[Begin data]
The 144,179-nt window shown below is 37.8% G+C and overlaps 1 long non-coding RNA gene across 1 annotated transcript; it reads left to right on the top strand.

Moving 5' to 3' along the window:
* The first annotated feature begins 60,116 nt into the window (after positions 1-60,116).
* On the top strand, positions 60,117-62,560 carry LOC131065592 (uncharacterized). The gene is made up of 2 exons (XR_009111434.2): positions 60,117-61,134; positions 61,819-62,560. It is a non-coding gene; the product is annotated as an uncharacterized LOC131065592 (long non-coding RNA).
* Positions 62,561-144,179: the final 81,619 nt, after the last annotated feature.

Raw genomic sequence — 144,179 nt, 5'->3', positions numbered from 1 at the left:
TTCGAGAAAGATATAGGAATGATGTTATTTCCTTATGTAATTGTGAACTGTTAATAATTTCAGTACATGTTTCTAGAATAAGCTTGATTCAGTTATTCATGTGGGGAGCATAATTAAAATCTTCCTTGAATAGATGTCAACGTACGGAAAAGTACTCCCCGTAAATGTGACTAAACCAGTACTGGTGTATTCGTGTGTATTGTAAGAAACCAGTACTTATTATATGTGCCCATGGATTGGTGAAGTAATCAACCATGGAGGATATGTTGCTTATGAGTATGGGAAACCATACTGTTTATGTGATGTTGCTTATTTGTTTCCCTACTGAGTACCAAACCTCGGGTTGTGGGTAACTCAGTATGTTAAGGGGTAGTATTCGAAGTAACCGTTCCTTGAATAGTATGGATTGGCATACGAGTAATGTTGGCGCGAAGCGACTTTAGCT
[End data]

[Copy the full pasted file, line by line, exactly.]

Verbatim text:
The 144,179-nt window shown below is 37.8% G+C and overlaps 1 long non-coding RNA gene across 1 annotated transcript; it reads left to right on the top strand.

Moving 5' to 3' along the window:
* The first annotated feature begins 60,116 nt into the window (after positions 1-60,116).
* On the top strand, positions 60,117-62,560 carry LOC131065592 (uncharacterized). The gene is made up of 2 exons (XR_009111434.2): positions 60,117-61,134; positions 61,819-62,560. It is a non-coding gene; the product is annotated as an uncharacterized LOC131065592 (long non-coding RNA).
* Positions 62,561-144,179: the final 81,619 nt, after the last annotated feature.

Raw genomic sequence — 144,179 nt, 5'->3', positions numbered from 1 at the left:
TTCGAGAAAGATATAGGAATGATGTTATTTCCTTATGTAATTGTGAACTGTTAATAATTTCAGTACATGTTTCTAGAATAAGCTTGATTCAGTTATTCATGTGGGGAGCATAATTAAAATCTTCCTTGAATAGATGTCAACGTACGGAAAAGTACTCCCCGTAAATGTGACTAAACCAGTACTGGTGTATTCGTGTGTATTGTAAGAAACCAGTACTTATTATATGTGCCCATGGATTGGTGAAGTAATCAACCATGGAGGATATGTTGCTTATGAGTATGGGAAACCATACTGTTTATGTGATGTTGCTTATTTGTTTCCCTACTGAGTACCAAACCTCGGGTTGTGGGTAACTCAGTATGTTAAGGGGTAGTATTCGAAGTAACCGTTCCTTGAATAGTATGGATTGGCATACGAGTAATGTTGGCGCGAAGCGACTTTAGCT